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Chef Michelle Carpenter doesn't just have casual fans; she has devotees. The half-Japanese/half-Cajun sushi expert is known for her elaborate Omakase dinners, which grant her the freedom to serve whatever she feels like making (get ready to be wowed by such items as popcorn-sized fried octopus, smoked apple and bacon yakitori and a miso-marinated black cod that's worship-worthy). Her sushi-making skill has been called performance art, with impeccable slices of raw fish molded like tiny sculptures over rice. She's known for adding touches of Southwestern flavors to her sushi, strips of lime, speckles of jalapeño or cilantro. Our own critic commended her for her raw fish respite blazing trails in Oak Cliff's Bishop Arts District.

Let's say you have the sudden need to throw a party for 50 at your home and most of the guests are from the East Coast where the chance of them experiencing genuine Tex-Mex is not only unlikely, it's unheard of. You are short on time, and your spouse is no damn help, so you call Pappasito's Cantina and book the evening and food and watch as they do the rest. On the appointed evening, they swoop in, set up tables, chairs, festive decorations. They man a frozen margarita machine, which you sample for taste. A lot. A cook stands over an industrial strength mesquite grill, preparing tasty chicken and beef fajitas. Several more staff work the quesadilla station that will rock your world. Their professional servers offer just that, professional service, and best of all, after the party peaks and the guests begin to leave, they clean up after themselves. Which is its own blessing, because it's late and you're too smashed to even try.

Mama's Daughters' Diner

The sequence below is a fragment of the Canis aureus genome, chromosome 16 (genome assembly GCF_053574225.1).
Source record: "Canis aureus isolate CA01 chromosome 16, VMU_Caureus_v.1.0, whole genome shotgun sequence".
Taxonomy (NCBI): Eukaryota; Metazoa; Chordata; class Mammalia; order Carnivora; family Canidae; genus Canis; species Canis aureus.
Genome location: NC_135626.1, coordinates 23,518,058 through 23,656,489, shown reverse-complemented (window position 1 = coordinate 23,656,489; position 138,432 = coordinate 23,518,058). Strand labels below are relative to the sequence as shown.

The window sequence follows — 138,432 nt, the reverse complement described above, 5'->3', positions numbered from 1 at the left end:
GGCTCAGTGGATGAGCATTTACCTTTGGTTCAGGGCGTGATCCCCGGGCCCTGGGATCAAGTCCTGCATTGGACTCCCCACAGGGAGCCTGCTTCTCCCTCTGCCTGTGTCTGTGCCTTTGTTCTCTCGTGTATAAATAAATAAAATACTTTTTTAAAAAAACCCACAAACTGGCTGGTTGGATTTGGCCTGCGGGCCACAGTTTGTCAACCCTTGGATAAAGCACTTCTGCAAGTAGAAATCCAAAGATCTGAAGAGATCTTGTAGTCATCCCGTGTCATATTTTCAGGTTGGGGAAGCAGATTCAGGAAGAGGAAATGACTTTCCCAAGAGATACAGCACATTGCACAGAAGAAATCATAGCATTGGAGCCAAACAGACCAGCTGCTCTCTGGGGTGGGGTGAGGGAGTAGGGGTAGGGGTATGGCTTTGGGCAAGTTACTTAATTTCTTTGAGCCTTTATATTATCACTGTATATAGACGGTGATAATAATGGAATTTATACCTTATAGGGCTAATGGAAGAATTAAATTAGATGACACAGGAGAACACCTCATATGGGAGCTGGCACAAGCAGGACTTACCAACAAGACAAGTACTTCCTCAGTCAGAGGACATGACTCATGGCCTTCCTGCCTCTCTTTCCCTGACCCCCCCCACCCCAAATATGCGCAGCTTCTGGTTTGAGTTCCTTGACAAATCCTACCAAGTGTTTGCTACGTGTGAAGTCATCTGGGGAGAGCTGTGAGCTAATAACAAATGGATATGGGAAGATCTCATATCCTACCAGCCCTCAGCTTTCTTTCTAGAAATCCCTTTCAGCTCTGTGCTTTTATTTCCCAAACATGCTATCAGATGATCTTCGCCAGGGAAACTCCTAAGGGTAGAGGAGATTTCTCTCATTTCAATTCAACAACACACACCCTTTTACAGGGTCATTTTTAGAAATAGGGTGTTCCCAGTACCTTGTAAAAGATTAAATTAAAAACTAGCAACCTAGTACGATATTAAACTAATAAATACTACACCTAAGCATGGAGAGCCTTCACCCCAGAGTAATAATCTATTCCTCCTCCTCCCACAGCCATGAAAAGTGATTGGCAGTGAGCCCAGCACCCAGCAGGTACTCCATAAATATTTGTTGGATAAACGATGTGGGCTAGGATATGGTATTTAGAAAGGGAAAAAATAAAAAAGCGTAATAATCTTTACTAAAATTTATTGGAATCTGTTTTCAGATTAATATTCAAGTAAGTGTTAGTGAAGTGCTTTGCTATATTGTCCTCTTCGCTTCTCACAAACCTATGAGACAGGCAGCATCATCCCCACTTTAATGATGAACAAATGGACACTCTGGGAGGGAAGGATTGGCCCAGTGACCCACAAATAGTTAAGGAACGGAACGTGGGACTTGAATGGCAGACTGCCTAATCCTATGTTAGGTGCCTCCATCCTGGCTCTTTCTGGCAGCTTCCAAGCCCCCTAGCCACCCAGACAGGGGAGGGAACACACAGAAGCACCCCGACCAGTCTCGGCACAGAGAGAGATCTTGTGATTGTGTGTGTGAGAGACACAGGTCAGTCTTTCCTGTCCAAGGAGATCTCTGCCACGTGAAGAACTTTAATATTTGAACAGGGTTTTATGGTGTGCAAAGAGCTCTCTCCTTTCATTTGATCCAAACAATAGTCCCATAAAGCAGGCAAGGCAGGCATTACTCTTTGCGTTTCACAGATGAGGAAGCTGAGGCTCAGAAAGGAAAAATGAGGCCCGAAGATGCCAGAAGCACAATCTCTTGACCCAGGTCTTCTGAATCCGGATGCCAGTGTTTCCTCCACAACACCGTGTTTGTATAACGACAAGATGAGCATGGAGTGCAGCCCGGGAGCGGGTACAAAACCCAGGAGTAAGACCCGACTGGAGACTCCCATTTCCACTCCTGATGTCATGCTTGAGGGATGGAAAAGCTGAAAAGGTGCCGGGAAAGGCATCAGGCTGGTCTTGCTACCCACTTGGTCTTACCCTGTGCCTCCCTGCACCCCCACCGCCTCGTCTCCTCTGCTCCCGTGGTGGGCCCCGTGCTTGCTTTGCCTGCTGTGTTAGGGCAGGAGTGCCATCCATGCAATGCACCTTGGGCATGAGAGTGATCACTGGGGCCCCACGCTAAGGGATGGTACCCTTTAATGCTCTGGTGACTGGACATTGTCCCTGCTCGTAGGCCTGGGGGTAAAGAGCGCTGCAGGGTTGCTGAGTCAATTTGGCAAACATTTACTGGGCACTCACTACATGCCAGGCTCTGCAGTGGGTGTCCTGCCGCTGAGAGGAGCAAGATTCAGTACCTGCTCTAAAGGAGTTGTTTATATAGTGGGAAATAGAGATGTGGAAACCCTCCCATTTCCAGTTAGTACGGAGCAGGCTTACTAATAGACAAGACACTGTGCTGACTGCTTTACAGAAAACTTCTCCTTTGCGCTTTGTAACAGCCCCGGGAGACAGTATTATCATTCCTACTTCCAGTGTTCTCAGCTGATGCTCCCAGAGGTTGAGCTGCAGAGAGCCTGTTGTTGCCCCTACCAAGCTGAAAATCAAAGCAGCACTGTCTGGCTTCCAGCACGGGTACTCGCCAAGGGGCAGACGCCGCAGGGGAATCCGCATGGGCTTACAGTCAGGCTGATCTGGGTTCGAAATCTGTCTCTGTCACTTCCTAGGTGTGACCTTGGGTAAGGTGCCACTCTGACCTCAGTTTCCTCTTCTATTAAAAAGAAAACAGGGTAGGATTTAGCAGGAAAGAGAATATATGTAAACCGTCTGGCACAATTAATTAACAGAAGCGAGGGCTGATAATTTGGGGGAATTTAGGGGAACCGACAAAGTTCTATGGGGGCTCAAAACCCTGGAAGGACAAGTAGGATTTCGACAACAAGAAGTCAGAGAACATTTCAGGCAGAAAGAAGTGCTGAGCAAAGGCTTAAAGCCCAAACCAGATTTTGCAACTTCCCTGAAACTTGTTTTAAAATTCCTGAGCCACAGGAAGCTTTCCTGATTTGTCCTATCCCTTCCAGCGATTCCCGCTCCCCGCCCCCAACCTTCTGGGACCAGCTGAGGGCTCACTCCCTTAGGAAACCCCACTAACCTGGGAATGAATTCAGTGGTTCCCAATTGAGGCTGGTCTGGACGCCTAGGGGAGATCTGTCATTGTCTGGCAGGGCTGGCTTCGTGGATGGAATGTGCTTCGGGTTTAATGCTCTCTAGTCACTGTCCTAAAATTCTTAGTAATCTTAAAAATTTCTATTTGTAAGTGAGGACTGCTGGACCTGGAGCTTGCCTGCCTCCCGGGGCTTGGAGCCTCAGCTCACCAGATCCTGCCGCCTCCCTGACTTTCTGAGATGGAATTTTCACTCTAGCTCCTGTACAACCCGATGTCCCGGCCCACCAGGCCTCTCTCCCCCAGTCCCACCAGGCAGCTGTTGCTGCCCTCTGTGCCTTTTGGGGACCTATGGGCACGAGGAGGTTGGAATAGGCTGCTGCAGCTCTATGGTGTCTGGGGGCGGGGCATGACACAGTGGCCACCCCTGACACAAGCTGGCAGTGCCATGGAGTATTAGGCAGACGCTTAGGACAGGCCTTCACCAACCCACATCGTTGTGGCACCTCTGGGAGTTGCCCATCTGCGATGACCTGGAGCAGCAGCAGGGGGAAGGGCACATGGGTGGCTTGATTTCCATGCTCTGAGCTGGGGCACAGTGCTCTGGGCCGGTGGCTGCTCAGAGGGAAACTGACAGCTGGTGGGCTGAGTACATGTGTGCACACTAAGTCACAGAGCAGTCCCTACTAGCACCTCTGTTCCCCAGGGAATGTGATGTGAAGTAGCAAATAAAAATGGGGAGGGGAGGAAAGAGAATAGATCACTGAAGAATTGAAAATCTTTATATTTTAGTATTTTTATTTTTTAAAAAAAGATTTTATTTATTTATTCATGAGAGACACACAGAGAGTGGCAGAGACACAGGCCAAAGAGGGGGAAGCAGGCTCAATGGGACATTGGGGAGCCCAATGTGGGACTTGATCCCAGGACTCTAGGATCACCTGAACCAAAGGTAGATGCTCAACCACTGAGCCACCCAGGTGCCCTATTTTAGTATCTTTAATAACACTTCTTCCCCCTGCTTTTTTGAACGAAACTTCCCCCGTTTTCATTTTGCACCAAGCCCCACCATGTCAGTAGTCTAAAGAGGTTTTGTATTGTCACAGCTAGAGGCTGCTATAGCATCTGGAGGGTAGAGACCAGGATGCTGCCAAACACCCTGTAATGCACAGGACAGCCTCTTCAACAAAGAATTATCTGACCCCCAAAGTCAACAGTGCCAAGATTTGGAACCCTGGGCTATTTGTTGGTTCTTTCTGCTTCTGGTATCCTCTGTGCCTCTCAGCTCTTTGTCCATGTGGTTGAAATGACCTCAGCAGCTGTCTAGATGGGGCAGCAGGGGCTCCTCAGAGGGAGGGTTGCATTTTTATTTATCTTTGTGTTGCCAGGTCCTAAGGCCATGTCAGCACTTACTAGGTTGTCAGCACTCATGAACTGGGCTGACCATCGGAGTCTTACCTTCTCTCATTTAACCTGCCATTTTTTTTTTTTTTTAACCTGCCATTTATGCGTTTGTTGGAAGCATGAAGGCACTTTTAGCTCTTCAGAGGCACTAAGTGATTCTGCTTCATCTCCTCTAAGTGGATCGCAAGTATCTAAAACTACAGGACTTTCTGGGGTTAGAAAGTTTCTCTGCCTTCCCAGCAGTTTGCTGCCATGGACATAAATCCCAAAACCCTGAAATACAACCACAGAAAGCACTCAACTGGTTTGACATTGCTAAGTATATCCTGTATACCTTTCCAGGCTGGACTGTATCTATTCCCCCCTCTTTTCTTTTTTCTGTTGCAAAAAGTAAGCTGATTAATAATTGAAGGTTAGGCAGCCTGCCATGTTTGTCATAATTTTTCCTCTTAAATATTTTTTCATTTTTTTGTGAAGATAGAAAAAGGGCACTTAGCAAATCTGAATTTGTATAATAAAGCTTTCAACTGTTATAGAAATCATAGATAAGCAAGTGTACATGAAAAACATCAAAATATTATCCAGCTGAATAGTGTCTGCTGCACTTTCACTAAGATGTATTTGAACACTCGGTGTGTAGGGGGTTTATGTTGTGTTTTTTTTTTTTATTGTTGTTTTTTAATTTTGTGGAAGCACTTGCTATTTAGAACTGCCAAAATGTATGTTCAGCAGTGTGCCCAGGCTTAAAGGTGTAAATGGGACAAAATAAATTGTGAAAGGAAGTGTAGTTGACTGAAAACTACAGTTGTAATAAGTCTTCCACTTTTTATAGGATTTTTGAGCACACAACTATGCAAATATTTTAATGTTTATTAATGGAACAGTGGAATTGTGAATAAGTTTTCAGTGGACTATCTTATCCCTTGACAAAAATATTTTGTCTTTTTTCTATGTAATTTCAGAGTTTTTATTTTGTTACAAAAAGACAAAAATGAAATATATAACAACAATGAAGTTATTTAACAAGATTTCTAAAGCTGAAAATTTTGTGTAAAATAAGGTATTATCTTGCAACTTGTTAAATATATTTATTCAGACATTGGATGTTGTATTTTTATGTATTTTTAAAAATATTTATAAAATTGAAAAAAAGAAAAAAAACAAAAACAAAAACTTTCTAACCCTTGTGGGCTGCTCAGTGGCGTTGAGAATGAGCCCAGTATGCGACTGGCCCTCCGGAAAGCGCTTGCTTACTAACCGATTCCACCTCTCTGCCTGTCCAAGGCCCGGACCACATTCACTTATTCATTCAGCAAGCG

P.F. Chang's China Bistro
Picasso's Pizza & Grill
Inwood Lounge
Starbucks Coffee Company

This Gulf-style seafood shack is about as basic as they come—especially in this neighborhood—with a counter-service interior that's so cramped that the patio's picnic tables can look attractive on even the hottest of days. The menu isn't much more complicated than the design, offering only a few items (seafood cocktails, gumbo and, of course, raw oysters) that don't get a dunk in the deep fryer. But by keeping it simple, Aw Shucks manages to get the fried food right. Shrimp, oysters, crab cakes, catfish and various combinations are all served sizzling hot, crispy and with enough batter to give the protein a fun wrapping but not enough to bog the seafood down with grease. Lord knows there's enough oil in the Gulf as it is. Get a side of the jalapeño-studded hush puppies and coleslaw and the basket suddenly becomes a meal for two.

There is no doubt that Pappas Bros. Steakhouse leads the market in dedication to wine. With four staff members (one master, one advanced and two certified sommeliers) dedicated to its wine program, the Houston based steakhouse considers wine a priority for its customers. Pappas Bros. also has a weekly continued education program in wine for its staff members. Pappas stocks 36,000 bottles and 2,800 labels of wine with price points beginning at a comfortable $36 to an astronomical $70,000. What makes selecting wine at Pappas so incredibly easy is that you can select a price point and they will always choose an appropriate wine suitable for your occasion—often for less than what you might suggest.

Sure, it's possible: You could drive an hour and a half to a small town or distant suburb and find better barbecue. But if you're gonna drive that far you might as well keep on truckin' to Lockhart. For those seeking a barbecue lunch without needing a whole tank of gas, Mike Anderson's will be there waiting, serving up the same delicious ribs, pulled pork, hot links and sides they've been serving since 1982. The brisket can be hit or miss—no barbecue joint in the city limits can really work that Central Texas magic with the cut—but when it's on, it's really good. And when it's not, a dip in the best barbecue sauce in town will bring just about anything to life (we especially recommend the spicy jalapeño version). Just make sure to check out the online menu before you pop in—the mouth-watering smell of smoke hits hard as soon as you reach the door, and if you dawdle too long at the ordering station, the rest of the line's liable to get restless, as well they should. After all, there's eatin' to be done.

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